Summary: If your discus needs extremely clean water or you have an African cichlid aquarium with high bioloads, then this might be the right product for you. This premium product is worth the extra time and money.

Fluidized Bed Filter

Ziss moving bed filter, powered by an air pump

Traditionally, fluidized bed filters have been more of a DIY approach to filtration, but now there’s a compact, off-the-shelf version known as the Ziss Bubble Moving Media Filter. Water flows into a chamber of small media granules (like sand or plastic pellets), causing the media to swirl about like a fluid. The media’s constant contact of oxygenated water greatly increases bacteria growth.

Pros: The Ziss filter is air-driven like the sponge filter, so it has very few mechanical parts to break and provides plenty of surface agitation for increased gas exchange. It has a sponge prefilter on the bottom to prevent fry from being sucked up. This is also easy to remove for maintenance. As a device focused on biological filtration, it’s great for goldfish and turtle aquariums with high bioloads – and unlike sponge filters, the hard plastic is too hard for turtles to chomp through!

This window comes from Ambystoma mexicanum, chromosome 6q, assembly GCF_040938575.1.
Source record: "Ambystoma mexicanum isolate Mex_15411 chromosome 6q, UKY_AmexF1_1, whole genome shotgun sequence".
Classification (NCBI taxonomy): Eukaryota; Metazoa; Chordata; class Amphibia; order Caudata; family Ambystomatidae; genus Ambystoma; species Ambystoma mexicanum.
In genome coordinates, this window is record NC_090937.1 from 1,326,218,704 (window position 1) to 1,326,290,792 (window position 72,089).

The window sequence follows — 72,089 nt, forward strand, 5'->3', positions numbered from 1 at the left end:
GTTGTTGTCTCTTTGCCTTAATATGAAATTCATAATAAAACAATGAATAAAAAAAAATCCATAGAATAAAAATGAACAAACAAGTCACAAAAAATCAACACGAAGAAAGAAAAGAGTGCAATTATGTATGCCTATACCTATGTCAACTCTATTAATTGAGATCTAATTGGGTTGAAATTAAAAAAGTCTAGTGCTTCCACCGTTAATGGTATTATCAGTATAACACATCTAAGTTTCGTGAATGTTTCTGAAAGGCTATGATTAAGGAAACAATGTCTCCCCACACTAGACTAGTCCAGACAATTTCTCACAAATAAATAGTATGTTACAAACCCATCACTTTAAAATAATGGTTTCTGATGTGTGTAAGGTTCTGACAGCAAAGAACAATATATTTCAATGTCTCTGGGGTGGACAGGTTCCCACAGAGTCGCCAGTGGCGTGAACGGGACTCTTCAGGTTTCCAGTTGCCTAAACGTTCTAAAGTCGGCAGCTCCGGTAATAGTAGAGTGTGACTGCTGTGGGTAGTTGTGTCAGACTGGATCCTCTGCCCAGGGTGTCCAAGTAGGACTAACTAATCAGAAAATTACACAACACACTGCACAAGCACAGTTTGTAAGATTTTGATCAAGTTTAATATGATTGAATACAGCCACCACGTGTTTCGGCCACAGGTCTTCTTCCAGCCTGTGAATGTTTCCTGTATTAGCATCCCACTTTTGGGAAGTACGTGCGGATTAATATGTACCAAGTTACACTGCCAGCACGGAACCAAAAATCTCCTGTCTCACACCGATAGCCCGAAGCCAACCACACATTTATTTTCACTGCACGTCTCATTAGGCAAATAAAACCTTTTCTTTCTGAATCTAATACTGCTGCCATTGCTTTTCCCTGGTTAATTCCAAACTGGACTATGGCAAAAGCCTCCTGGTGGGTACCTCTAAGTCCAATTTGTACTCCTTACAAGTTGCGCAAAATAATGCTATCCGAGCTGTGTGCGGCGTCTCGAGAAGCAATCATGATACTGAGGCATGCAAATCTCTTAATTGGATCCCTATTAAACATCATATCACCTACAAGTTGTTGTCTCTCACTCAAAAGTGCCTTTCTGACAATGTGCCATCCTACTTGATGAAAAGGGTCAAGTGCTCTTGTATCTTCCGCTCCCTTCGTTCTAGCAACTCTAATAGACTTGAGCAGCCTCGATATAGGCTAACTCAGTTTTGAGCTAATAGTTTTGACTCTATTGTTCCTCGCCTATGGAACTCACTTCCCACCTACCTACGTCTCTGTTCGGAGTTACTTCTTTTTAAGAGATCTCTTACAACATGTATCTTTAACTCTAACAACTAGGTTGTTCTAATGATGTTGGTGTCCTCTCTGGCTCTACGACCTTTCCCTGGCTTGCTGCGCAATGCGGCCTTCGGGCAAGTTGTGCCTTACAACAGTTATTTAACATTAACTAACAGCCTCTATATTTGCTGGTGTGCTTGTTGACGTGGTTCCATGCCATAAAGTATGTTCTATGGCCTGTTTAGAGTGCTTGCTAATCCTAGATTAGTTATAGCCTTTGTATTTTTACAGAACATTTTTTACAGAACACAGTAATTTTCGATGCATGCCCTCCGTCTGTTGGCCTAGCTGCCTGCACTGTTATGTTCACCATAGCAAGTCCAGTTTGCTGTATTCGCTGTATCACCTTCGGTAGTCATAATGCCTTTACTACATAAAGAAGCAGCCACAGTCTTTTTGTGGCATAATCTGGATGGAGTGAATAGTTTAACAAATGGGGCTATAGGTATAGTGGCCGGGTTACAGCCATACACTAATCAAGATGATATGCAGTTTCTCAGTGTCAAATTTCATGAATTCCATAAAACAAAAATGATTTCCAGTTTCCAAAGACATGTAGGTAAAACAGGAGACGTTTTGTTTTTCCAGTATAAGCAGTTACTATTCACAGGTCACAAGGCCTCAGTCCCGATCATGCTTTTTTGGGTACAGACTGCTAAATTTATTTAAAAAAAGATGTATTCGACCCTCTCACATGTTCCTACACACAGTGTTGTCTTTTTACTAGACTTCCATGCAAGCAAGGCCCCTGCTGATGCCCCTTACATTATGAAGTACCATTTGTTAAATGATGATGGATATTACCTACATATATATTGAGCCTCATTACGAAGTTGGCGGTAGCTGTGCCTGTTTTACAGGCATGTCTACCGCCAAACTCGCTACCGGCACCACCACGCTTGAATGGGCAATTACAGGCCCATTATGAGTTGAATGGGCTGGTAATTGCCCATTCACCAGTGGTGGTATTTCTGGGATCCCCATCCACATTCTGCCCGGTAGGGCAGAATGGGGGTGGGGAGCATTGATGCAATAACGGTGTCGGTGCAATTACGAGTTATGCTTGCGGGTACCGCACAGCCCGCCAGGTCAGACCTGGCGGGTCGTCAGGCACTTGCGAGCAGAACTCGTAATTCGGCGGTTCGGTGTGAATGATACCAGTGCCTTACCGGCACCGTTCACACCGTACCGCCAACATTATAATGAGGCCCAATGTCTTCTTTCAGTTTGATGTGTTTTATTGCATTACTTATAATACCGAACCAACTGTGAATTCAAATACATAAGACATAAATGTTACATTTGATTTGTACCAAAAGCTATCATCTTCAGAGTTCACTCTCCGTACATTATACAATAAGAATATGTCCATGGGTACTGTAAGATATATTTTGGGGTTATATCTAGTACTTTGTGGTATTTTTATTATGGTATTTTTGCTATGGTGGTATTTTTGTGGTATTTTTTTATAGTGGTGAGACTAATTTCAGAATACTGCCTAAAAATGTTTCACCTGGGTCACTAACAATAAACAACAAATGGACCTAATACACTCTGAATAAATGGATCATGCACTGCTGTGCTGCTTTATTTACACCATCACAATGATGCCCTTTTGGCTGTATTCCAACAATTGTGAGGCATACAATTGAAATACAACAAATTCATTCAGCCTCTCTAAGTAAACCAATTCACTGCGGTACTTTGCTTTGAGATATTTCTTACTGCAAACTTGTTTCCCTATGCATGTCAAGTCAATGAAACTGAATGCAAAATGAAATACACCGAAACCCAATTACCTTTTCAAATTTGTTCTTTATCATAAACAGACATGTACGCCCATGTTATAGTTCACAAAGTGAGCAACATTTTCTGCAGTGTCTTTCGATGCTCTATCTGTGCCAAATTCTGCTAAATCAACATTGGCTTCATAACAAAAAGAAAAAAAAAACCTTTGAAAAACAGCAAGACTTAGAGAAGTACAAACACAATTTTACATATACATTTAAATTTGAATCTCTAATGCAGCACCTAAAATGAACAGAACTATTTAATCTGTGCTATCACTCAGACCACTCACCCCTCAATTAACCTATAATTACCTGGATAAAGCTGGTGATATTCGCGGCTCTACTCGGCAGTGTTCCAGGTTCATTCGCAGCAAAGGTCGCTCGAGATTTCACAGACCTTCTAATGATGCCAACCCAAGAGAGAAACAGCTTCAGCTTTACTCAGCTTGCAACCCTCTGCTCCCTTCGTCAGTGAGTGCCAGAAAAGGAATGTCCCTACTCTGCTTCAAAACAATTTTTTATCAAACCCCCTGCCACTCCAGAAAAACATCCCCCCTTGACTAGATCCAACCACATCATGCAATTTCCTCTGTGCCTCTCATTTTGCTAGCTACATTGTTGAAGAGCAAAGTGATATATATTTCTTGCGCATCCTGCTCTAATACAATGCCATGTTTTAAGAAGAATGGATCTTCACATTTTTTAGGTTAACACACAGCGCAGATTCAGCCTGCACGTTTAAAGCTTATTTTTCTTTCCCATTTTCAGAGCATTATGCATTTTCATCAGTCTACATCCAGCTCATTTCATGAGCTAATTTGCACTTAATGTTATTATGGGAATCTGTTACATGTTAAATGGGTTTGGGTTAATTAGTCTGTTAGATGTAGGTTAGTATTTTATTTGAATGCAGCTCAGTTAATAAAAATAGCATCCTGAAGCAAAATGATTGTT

Cons: This filter is relatively tall at 11 inches, so it’s only suitable for taller tanks (not a 10 gallon or 20 gallon long aquarium). Like the sponge filter, it’s not as customizable for adding chemical filtration or more mechanical filtration. And I’d say the noise level is also comparable to a sponge filter (mostly coming from the bubbles and air pump itself).

The bottom line: A fluidized bed filter is a great way to improve your biological filtration. A single Ziss Bubble Bio filter can handle 20-40 gallons of water. It can also be used in conjunction with other filters.

Live Aquarium Plants

What filter should I get?

Ah, the golden question that every aquarist wants to know. First, I haven’t covered all the filters. Secondly, there’s no such thing as a one-size-fits-all “best” filter, but rather a wide variety of different tools that can best accomplish different tasks. You should consider the requirements of your aquarium, such as water circulation, stock levels, budget, and ease of use. Then, choose the best solution for you. Good luck and happy filter shopping!